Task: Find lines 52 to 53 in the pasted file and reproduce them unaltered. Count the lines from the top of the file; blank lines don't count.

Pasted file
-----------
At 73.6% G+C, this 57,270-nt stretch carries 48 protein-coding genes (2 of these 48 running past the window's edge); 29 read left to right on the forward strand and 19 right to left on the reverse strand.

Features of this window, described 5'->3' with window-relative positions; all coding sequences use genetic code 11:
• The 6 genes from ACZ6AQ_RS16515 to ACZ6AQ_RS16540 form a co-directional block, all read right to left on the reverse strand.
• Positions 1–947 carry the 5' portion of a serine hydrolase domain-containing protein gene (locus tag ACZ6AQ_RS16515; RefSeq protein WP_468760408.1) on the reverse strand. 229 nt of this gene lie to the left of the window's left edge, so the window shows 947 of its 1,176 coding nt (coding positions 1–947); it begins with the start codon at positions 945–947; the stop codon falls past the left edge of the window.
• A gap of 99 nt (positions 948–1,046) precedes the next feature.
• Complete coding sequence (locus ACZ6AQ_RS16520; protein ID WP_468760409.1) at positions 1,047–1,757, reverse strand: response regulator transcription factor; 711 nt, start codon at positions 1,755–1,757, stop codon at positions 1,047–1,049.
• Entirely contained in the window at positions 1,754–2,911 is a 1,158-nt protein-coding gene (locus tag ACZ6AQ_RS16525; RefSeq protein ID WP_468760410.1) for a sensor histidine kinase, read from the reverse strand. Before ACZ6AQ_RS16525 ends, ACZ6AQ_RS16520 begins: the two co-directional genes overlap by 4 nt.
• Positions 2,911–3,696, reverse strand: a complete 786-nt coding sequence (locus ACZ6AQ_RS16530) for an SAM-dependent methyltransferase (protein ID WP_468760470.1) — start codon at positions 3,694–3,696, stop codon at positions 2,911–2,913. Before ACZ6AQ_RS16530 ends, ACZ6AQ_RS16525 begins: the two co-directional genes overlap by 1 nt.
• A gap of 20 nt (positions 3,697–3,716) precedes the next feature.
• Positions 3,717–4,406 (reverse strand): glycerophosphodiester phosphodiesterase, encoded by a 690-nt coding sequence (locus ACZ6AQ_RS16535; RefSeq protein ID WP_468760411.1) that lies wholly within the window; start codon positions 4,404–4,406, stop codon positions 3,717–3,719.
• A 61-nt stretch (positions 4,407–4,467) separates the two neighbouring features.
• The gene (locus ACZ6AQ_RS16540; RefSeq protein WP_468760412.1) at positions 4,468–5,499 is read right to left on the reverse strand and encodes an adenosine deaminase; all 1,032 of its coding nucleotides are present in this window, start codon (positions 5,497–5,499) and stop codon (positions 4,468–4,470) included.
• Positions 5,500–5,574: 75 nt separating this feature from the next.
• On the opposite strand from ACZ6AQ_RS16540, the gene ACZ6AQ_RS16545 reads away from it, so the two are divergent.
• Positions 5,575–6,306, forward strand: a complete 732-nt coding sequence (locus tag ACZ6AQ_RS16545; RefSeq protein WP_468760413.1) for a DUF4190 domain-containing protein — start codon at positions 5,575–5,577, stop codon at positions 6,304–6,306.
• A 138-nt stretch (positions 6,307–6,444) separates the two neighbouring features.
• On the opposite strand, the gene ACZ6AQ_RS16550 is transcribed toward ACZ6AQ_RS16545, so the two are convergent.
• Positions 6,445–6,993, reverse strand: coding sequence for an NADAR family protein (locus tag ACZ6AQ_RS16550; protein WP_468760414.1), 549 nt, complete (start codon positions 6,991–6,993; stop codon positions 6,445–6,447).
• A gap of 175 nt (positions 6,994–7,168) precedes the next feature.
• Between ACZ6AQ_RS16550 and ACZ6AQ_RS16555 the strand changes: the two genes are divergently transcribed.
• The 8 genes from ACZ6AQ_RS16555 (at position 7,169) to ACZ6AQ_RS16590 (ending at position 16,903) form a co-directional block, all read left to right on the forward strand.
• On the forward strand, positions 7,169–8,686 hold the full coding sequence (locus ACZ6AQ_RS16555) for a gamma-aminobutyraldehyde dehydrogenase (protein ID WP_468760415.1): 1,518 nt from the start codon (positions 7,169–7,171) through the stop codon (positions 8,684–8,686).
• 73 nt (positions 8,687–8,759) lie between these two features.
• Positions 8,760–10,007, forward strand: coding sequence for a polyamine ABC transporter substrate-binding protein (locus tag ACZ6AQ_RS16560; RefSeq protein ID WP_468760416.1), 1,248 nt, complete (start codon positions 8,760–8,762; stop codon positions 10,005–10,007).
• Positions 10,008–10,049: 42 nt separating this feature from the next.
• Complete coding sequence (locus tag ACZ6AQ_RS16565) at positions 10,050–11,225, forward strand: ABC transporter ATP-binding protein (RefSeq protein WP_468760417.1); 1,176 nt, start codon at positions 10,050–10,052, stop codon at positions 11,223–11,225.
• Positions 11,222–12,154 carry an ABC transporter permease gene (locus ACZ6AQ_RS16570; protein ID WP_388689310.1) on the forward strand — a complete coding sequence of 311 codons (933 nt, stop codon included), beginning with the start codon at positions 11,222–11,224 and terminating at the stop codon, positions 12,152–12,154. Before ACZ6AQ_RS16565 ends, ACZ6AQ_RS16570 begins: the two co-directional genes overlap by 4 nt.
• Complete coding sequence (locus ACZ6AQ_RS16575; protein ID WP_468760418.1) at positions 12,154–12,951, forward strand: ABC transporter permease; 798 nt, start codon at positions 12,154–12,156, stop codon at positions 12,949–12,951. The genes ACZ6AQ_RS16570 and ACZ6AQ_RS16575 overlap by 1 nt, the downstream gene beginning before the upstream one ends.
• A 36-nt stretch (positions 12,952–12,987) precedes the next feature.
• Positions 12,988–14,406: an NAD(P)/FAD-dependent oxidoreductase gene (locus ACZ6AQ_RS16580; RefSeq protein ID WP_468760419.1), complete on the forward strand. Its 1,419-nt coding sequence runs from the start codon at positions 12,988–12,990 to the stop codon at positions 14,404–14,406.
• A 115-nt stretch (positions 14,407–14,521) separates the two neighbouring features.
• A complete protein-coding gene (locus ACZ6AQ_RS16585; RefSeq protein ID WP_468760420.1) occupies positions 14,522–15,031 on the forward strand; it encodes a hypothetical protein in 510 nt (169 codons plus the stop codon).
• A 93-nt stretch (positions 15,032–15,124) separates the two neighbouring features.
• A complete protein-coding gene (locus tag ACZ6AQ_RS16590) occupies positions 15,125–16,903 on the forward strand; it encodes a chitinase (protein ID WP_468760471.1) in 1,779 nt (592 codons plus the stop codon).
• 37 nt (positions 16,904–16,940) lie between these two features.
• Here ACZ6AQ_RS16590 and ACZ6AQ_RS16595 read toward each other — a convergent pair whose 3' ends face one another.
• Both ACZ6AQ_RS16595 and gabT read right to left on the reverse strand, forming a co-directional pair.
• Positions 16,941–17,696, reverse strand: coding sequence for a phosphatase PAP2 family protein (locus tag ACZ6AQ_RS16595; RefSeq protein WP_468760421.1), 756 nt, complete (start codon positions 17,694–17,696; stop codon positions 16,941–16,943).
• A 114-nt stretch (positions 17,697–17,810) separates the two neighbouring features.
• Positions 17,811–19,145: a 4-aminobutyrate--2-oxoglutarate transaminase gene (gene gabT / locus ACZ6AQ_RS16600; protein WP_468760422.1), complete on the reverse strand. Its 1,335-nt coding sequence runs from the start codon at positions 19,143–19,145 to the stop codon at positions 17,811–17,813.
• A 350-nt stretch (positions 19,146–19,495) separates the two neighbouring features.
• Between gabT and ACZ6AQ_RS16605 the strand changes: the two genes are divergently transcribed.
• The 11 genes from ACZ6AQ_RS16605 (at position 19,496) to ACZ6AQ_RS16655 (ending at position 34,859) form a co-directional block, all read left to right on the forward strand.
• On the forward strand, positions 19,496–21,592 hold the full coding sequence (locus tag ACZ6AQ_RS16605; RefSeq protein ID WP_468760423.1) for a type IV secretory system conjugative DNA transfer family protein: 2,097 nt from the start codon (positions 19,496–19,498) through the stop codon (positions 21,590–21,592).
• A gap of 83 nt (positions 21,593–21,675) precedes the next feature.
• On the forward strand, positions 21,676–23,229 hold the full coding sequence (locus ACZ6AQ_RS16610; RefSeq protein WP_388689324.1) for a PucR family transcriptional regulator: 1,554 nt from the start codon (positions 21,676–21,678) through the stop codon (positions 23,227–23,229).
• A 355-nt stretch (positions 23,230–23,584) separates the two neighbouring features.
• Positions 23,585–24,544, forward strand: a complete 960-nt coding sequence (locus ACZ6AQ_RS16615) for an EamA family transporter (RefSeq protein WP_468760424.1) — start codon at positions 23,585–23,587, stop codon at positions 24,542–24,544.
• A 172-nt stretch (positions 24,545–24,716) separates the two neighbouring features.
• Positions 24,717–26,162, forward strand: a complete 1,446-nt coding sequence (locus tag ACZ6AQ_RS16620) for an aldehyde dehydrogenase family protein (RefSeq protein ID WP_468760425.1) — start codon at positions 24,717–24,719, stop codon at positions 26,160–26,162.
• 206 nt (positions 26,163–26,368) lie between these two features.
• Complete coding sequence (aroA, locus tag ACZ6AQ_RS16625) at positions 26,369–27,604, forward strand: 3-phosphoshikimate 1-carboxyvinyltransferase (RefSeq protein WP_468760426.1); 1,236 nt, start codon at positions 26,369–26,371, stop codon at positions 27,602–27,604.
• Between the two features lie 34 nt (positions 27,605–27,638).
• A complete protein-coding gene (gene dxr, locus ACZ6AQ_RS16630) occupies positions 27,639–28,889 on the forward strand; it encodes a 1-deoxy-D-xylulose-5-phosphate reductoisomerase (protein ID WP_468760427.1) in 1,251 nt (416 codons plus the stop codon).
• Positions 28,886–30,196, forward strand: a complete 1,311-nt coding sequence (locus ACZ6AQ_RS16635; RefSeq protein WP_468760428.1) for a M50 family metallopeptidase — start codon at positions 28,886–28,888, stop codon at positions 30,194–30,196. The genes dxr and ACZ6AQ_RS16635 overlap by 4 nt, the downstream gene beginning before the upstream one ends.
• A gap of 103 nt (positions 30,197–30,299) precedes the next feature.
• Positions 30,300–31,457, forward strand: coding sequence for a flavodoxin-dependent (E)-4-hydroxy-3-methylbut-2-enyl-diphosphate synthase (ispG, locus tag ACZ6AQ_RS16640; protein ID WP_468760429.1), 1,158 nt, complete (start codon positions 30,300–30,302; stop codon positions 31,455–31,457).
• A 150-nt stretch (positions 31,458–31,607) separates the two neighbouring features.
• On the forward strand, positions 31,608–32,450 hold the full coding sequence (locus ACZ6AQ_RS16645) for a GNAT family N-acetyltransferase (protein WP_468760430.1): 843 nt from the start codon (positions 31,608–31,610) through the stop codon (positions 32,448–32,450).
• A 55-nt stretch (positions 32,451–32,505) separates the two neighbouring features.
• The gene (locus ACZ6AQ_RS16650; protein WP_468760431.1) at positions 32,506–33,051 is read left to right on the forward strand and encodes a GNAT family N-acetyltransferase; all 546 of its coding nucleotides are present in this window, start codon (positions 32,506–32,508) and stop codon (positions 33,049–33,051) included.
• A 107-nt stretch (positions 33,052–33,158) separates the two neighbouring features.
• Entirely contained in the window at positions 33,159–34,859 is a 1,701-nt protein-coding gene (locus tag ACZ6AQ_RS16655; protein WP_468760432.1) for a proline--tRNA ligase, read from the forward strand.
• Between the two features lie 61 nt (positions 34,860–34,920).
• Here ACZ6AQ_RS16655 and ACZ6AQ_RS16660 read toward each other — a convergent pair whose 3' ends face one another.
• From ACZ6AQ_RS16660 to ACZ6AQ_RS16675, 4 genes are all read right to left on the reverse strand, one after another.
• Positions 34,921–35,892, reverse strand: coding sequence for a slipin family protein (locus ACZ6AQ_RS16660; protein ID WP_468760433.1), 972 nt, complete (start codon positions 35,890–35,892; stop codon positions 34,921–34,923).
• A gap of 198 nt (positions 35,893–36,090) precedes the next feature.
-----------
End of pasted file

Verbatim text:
• Complete coding sequence (aroA, locus tag ACZ6AQ_RS16625) at positions 26,369–27,604, forward strand: 3-phosphoshikimate 1-carboxyvinyltransferase (RefSeq protein WP_468760426.1); 1,236 nt, start codon at positions 26,369–26,371, stop codon at positions 27,602–27,604.
• Between the two features lie 34 nt (positions 27,605–27,638).